Gradshteyn&Ryzhik 3.976 states that $$\int_0^{\infty } \left(x^2+1\right)^{b-\frac{1}{2}} e^{-p x^2} \cos \left((2 b-1) \tan ^{-1}(x)+2 p x\right) \ dx=\frac{e^{-p} \sin (\pi b) \Gamma (b)}{2 p^b}$$ For $b,p>0$. This seems to be related to Hermite formula i.e. formula $7$ here, but so far not success. Any help or suggestions will be appreciated.


1 Answer 1


Notice that the integral in question $I$ can be written as


which we can subsequently manipulate into a gamma function integral by completing the square :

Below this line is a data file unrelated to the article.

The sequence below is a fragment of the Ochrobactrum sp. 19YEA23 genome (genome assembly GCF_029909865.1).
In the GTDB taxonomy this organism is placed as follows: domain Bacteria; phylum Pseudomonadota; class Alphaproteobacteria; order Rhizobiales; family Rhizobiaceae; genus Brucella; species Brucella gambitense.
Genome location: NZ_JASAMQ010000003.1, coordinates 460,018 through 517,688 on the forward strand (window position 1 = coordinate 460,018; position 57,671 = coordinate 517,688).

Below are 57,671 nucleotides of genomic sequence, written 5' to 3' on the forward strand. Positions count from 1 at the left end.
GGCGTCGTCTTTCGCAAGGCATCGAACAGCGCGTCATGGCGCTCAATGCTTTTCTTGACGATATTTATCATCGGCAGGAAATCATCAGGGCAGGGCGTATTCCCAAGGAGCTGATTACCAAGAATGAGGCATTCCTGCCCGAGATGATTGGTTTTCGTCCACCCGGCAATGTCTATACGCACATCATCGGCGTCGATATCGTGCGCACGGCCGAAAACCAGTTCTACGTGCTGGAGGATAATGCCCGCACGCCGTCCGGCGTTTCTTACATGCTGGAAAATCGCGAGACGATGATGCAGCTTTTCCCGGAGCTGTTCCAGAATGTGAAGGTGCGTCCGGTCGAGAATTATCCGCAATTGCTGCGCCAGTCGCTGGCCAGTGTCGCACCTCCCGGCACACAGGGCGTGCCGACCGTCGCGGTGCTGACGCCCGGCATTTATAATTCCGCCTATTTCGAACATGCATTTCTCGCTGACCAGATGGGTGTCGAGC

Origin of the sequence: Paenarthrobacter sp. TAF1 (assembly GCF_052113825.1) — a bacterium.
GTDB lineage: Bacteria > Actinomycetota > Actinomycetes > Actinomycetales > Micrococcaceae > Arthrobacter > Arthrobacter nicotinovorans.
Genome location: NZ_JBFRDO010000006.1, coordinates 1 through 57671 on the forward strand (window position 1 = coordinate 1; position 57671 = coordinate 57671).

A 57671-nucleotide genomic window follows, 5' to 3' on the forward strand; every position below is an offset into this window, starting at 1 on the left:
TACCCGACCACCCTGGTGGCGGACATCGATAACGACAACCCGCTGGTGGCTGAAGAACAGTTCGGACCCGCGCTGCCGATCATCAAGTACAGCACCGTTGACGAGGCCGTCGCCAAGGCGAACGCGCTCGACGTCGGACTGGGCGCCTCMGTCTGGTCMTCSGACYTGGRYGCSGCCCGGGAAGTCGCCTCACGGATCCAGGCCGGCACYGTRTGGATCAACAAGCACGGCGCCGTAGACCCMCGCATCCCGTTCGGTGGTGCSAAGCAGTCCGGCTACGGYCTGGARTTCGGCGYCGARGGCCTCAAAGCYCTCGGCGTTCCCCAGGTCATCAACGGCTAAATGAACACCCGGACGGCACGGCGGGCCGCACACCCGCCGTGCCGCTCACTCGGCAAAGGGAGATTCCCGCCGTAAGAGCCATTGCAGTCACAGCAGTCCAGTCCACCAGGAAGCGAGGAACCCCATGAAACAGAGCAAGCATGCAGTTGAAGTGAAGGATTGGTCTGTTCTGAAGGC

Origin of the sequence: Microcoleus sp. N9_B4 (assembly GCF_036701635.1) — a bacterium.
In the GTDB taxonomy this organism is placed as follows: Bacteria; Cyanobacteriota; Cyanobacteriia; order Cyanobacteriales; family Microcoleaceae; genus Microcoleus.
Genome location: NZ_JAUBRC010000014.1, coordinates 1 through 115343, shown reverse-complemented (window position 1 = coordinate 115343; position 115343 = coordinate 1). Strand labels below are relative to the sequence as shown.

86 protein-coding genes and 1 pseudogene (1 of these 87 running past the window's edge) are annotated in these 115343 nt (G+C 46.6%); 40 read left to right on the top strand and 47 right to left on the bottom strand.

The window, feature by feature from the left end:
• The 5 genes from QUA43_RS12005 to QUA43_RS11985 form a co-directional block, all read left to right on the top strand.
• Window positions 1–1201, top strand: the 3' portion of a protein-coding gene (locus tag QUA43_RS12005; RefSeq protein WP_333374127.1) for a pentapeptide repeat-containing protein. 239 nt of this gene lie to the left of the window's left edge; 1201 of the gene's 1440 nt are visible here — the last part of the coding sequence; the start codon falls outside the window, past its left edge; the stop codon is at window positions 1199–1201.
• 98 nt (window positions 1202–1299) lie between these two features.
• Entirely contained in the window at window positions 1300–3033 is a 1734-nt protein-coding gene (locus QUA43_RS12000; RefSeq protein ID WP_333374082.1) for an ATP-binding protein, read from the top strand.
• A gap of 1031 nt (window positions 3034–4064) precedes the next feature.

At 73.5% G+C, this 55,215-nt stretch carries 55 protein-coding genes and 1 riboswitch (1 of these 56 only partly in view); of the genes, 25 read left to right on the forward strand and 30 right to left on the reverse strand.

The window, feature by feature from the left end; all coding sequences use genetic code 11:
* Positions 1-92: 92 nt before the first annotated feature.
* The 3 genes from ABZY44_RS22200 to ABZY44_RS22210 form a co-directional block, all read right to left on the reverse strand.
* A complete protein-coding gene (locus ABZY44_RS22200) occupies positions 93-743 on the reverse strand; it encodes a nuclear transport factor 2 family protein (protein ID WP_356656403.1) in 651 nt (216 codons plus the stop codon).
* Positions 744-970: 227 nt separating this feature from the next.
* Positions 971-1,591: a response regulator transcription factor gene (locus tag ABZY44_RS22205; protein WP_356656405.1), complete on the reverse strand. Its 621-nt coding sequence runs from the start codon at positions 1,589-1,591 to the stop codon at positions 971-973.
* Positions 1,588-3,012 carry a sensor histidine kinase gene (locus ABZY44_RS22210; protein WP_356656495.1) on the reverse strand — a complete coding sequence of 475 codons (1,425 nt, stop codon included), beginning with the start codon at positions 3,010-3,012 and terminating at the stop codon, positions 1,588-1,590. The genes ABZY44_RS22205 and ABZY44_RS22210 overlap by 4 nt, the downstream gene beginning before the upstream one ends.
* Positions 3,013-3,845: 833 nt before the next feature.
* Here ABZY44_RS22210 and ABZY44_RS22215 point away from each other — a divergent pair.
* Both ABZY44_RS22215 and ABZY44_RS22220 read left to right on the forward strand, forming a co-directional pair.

It is left to the reader to verify that since the integrand of the last expression has no poles in the complex plane, we can form a rectangular contour connecting the two lines of integration and prove that


Performing carefully a change of variables $y=x^2/p$ we find that


So we finally see that

$$I_1=-ie^{-p}e^{\pi ib}\frac{\Gamma(b)}{p^b}$$

and by extracting the real part and dividing by 2, we obtain the requested result:

$$I=e^{-p}\frac{\sin{(\pi b)}\Gamma(b)}{2p^b}$$


You must log in to answer this question.

Not the answer you're looking for? Browse other questions tagged .